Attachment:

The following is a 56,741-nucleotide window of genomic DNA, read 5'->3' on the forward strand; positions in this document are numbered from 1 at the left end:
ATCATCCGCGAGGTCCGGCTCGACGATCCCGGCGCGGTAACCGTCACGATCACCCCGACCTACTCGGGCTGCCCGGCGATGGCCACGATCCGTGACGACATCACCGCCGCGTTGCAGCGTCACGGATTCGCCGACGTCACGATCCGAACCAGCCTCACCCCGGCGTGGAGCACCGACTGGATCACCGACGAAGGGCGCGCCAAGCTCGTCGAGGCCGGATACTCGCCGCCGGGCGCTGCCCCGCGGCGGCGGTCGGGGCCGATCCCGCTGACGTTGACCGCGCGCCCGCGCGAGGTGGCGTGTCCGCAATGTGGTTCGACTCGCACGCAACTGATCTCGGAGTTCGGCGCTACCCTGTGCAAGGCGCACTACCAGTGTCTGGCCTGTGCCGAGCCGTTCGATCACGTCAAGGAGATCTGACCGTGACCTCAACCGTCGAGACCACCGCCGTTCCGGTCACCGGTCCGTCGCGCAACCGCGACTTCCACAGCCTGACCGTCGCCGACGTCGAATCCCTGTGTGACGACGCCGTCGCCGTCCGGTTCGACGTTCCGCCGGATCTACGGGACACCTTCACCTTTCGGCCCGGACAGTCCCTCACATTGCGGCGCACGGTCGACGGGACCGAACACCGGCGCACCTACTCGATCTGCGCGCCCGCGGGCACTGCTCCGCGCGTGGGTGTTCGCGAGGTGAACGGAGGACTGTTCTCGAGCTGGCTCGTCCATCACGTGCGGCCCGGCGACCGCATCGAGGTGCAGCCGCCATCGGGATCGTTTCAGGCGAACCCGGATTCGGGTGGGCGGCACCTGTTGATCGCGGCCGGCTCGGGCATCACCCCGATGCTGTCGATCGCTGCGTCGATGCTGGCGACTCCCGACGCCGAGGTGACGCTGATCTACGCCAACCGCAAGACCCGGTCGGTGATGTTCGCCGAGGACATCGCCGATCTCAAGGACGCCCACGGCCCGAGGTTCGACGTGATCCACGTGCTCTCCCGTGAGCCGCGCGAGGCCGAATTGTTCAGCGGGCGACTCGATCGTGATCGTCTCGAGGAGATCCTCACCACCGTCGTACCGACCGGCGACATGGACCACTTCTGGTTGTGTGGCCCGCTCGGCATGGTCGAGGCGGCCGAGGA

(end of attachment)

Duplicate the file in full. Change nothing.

The following is a 56,741-nucleotide window of genomic DNA, read 5'->3' on the forward strand; positions in this document are numbered from 1 at the left end:
ATCATCCGCGAGGTCCGGCTCGACGATCCCGGCGCGGTAACCGTCACGATCACCCCGACCTACTCGGGCTGCCCGGCGATGGCCACGATCCGTGACGACATCACCGCCGCGTTGCAGCGTCACGGATTCGCCGACGTCACGATCCGAACCAGCCTCACCCCGGCGTGGAGCACCGACTGGATCACCGACGAAGGGCGCGCCAAGCTCGTCGAGGCCGGATACTCGCCGCCGGGCGCTGCCCCGCGGCGGCGGTCGGGGCCGATCCCGCTGACGTTGACCGCGCGCCCGCGCGAGGTGGCGTGTCCGCAATGTGGTTCGACTCGCACGCAACTGATCTCGGAGTTCGGCGCTACCCTGTGCAAGGCGCACTACCAGTGTCTGGCCTGTGCCGAGCCGTTCGATCACGTCAAGGAGATCTGACCGTGACCTCAACCGTCGAGACCACCGCCGTTCCGGTCACCGGTCCGTCGCGCAACCGCGACTTCCACAGCCTGACCGTCGCCGACGTCGAATCCCTGTGTGACGACGCCGTCGCCGTCCGGTTCGACGTTCCGCCGGATCTACGGGACACCTTCACCTTTCGGCCCGGACAGTCCCTCACATTGCGGCGCACGGTCGACGGGACCGAACACCGGCGCACCTACTCGATCTGCGCGCCCGCGGGCACTGCTCCGCGCGTGGGTGTTCGCGAGGTGAACGGAGGACTGTTCTCGAGCTGGCTCGTCCATCACGTGCGGCCCGGCGACCGCATCGAGGTGCAGCCGCCATCGGGATCGTTTCAGGCGAACCCGGATTCGGGTGGGCGGCACCTGTTGATCGCGGCCGGCTCGGGCATCACCCCGATGCTGTCGATCGCTGCGTCGATGCTGGCGACTCCCGACGCCGAGGTGACGCTGATCTACGCCAACCGCAAGACCCGGTCGGTGATGTTCGCCGAGGACATCGCCGATCTCAAGGACGCCCACGGCCCGAGGTTCGACGTGATCCACGTGCTCTCCCGTGAGCCGCGCGAGGCCGAATTGTTCAGCGGGCGACTCGATCGTGATCGTCTCGAGGAGATCCTCACCACCGTCGTACCGACCGGCGACATGGACCACTTCTGGTTGTGTGGCCCGCTCGGCATGGTCGAGGCGGCCGAGGA